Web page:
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Peter Blake was a world-renowned yachtie and someone who inspired the nation through his round the world maxi races and America’s Cup leadership.  He inspired a generation of sports persons through the removal of hierarchy and the ability to instill a single sense of focus. He was tragically killed defending his crew when pirates boarded his yacht off the coast of Brazil in 2001. Selflessness – a cornerstone of leadership.

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Richie McCaw, possibly the greatest All Black to play the game (which means the best player ever) continues to inspire those who follow in his footsteps. He played through pain from injuries and battled the emotional ‘scars’ of losing a World Cup final. His preparation was meticulous and his ability to inspire without compare. Leading by example – a cornerstone of good leadership.

So Jacinda is an inheritor of a fine leadership tradition. She has the strong leadership gene that is engrained in NZ’ers, especially Maori. There is a word in Maori called ‘mana’ that has no easy English translation. As a Kiwi when you see someone with ‘mana’ you just know it. Mana to me is ‘leadership in motion’ and Jacinda Ardern has it in abundance. Now it’s time for young NZ’ers to learn from her example as the baton shifts to the next generation. Given we live in this age of the 24 hour news cycle, assisted by the connectedness of the internet, the whole world now gets to see an emerging great leader in motion, inspiring well beyond the shores of the shaky isles!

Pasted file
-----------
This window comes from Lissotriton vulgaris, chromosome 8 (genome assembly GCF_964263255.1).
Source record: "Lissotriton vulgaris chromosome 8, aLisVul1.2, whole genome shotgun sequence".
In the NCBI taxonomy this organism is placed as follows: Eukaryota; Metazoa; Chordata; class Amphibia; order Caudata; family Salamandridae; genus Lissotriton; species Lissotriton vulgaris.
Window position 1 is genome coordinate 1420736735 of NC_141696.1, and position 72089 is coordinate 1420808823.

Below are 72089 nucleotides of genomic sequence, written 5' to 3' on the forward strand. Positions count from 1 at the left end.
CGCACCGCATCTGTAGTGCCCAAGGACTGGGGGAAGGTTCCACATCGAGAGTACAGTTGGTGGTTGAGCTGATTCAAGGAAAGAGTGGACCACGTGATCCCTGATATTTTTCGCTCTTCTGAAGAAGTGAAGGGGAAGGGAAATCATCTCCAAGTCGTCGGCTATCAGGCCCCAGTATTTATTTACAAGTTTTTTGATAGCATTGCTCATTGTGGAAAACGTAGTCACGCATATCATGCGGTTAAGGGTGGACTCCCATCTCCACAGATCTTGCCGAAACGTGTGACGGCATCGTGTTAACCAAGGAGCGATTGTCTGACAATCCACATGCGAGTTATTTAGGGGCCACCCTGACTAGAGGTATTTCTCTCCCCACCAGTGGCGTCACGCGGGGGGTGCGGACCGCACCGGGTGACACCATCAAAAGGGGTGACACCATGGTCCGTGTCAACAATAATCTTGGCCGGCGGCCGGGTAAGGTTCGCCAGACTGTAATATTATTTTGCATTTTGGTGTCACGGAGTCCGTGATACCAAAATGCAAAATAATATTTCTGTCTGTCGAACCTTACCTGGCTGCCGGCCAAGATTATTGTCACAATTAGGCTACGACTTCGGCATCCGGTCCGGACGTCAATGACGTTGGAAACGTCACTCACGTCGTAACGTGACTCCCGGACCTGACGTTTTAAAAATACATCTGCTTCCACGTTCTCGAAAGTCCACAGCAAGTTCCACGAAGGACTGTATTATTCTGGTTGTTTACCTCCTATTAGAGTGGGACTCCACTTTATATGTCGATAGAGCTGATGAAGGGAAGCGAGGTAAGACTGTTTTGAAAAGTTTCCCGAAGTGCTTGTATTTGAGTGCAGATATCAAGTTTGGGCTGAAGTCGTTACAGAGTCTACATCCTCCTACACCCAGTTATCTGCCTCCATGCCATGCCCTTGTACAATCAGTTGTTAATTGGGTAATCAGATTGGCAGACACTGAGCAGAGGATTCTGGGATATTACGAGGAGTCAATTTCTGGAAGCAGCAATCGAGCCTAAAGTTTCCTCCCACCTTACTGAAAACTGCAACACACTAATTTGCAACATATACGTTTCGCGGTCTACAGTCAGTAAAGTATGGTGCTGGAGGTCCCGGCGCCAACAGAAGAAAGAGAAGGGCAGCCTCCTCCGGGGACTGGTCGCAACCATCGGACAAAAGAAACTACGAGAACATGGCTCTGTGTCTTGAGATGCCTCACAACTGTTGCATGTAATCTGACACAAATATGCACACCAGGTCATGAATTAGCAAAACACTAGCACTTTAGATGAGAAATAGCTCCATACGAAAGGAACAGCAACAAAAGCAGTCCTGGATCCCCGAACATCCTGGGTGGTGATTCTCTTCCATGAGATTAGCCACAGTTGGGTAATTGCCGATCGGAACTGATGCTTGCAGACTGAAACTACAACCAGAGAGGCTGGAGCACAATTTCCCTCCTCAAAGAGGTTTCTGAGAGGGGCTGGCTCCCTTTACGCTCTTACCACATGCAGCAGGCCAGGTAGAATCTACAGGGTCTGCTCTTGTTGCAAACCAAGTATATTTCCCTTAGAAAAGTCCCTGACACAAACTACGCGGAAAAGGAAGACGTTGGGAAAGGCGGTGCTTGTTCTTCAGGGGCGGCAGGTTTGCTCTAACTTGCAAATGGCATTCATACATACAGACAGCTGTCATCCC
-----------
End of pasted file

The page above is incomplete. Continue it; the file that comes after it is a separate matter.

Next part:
Flying in the Face of Hayne

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By all accounts there were some very smart people involved in the Hayne Financial Services Royal Commission. Now that it’s over and the final report has been in the public domain for some time, I can take a more reflective look at the Commission’s work and some of the fallout. It strikes me Royal Commission’s are strange beasts. They are overwhelmingly led by lawyers and are conducted in a manner that has a very legalistic and adversarial framework. Most often they are looking into matters that reflect systemic organizational or cultural issues that are failures of management and leadership. It would follow, I would have thought, therefore that while a solid legal foundation might be needed by the commissioner/s, the most essential skill set is management and leadership (and here I’m speaking of leadership of a company). This is seldom the case and proved true of the Royal Commission chaired by Justice Hayne.